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Cooper Institute Letter on PEI Immigration Policy

For almost two months now, members of Cooper Institute have been doing what they can to support the foreign workers who have been protesting changes to provincial immigration policy that have put their status in Canada in jeopardy.

 

In February the provincial government announced – suddenly and without warning – that it would be reducing the number of people to be nominated for permanent residency through the provincial nominee program by 25%, and that the focus would be on workers in construction and health care. Many of the workers who are protesting are employed in services and sales, and will not meet the requirements to apply for permanent residency.

 

We understand and support the workers’ requests of our provincial government to:

  • honour the commitment that was understood when we started our jobs on PEI, and to grandfather into the provincial immigration program, all the workers who were here prior to the arbitrary rule change in February,

  • reverse the exclusion of sales and service workers from the provincial immigration program. If we are good enough to work here on PEI, surely we should be good enough to become permanent residents, and

  • support the application for any workers who require a work permit extension.


We have written to the Premier and Minister of Workforce, Advanced Learning and Population, Jenn Redmond in support of these very reasonable demands. The government, when announcing the changes, inferred that reducing the number of workers coming to the province would reduce the strain on our healthcare system and help to ease PEI’s housing crisis.  There is absolutely no evidence to support either of those assumptions. Government has failed miserably in managing these issues and neither will be resolved by preventing a small number of immigrants from gaining access to permanent residency.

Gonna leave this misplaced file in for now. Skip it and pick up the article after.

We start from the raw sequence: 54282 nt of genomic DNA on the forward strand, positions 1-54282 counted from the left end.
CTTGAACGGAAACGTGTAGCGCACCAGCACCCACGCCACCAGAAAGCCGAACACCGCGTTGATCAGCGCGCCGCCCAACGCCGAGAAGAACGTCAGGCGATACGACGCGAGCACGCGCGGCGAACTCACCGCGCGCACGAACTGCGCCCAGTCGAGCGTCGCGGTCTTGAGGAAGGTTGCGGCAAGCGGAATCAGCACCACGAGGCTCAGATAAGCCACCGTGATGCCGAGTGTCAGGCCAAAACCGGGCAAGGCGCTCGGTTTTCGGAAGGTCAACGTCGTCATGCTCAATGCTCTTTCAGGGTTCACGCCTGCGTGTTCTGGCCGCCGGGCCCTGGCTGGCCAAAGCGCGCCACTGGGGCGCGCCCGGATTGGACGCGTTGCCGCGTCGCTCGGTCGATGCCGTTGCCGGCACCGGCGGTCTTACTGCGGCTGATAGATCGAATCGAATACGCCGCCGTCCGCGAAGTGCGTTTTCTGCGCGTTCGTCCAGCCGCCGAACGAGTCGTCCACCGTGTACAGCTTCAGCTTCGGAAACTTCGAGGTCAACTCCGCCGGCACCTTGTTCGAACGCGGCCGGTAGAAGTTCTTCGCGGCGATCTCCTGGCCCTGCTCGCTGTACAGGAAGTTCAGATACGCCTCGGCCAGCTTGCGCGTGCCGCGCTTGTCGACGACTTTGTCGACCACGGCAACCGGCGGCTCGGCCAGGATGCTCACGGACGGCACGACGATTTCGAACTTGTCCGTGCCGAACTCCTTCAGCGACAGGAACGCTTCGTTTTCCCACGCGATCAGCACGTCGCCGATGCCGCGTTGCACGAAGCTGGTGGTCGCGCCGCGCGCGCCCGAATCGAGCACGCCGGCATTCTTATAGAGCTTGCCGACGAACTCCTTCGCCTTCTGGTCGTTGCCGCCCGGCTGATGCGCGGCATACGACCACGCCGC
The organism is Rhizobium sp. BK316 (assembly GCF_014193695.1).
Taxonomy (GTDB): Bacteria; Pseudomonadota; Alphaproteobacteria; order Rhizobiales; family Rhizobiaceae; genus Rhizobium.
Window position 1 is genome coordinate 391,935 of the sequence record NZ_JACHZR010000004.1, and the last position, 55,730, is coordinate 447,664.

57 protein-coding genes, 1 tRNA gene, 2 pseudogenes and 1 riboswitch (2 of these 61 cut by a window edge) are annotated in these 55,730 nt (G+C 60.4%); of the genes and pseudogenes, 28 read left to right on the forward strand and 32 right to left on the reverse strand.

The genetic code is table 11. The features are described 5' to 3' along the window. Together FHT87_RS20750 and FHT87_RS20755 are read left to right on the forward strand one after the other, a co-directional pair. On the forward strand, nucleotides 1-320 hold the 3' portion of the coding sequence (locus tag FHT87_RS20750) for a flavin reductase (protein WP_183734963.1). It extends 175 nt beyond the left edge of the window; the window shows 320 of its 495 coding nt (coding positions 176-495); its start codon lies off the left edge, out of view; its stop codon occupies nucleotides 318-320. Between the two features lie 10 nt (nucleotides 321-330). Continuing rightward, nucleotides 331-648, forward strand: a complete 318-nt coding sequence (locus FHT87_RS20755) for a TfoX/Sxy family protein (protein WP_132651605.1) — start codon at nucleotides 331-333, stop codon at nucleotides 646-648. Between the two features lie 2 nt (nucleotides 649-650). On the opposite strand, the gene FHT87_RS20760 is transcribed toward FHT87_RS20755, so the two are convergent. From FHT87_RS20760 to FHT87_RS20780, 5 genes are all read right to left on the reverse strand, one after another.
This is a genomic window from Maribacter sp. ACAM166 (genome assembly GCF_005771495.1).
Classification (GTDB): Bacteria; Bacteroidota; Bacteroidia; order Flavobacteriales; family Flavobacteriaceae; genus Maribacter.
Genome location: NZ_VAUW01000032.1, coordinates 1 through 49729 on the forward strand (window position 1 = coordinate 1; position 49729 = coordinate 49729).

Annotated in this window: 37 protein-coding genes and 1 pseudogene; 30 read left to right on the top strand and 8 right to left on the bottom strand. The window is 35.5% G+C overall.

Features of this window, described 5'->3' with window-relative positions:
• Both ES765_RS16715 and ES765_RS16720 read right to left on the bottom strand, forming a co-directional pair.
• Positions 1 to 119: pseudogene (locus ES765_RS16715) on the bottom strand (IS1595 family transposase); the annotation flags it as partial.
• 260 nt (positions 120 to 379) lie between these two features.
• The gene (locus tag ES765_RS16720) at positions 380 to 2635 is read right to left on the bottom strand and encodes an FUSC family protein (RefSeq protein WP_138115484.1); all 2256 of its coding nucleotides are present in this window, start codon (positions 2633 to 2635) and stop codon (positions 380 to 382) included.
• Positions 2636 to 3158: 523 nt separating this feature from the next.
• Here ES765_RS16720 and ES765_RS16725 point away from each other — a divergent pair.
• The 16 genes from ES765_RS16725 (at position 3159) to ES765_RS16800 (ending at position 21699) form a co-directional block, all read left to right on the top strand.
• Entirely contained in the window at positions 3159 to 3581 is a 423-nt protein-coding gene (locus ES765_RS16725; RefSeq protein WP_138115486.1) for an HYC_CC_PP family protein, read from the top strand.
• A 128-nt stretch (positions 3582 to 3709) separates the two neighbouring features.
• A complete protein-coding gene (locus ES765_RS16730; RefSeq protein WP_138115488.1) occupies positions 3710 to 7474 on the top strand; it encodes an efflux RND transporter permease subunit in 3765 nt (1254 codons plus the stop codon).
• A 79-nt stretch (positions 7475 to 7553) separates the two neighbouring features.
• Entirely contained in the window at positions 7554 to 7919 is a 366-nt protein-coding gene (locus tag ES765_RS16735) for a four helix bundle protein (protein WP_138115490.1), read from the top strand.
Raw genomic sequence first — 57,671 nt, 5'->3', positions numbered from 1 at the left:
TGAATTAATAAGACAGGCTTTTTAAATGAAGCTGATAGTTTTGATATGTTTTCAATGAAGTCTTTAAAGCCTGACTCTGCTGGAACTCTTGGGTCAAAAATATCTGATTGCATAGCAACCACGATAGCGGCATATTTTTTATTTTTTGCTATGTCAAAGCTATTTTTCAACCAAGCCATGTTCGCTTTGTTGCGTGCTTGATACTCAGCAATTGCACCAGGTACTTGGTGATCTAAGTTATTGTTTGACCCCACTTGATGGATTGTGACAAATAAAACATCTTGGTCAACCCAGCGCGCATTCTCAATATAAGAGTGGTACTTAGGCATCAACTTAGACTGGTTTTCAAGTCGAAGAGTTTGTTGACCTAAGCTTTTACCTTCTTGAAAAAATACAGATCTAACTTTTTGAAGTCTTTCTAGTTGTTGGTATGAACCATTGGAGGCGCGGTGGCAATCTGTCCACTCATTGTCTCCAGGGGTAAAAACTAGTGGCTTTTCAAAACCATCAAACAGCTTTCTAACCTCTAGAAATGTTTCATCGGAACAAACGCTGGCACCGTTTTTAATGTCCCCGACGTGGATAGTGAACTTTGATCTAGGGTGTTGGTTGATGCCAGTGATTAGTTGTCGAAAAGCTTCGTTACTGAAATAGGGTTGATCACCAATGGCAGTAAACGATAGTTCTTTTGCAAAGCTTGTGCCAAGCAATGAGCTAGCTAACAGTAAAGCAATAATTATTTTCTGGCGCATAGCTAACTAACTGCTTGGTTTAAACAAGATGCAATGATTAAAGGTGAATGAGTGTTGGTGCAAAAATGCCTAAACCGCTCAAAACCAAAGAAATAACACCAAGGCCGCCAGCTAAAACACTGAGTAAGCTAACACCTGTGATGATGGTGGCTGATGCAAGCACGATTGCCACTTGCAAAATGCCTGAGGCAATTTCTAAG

Island businesses have made it clear that they will be negatively affected by the likely loss of workers as a result of the policy changes. PEI already has challenges in hiring sufficient workers in both these sectors. Having fewer people available to fill positions seems very counter-productive to supporting a vibrant tourism industry or a service sector which depends absolutely on workers to stay open.


Finally, a comment on the humanity or lack thereof, demonstrated by government. These proposals seem like a breach of natural justice. PEI sent a message, across Canada and around the world, that we need people to come here to live and work and build up our community. The workers came. They came with an expectation that they would find employment, be able to live and pay their expenses, and be able to open a pathway to permanent residence. It is unfair and unjust to change rules once these commitments were made. These changes are having devastating effects. As Islanders we are better than this.


Blame for the healthcare and housing crises cannot be laid at the feet of critical workers. Government needs to consider other alternatives to addressing these crises and they need to send a message to the workers who are protesting that they are welcome and that they have government support as they build a future in PEI and in Canada.

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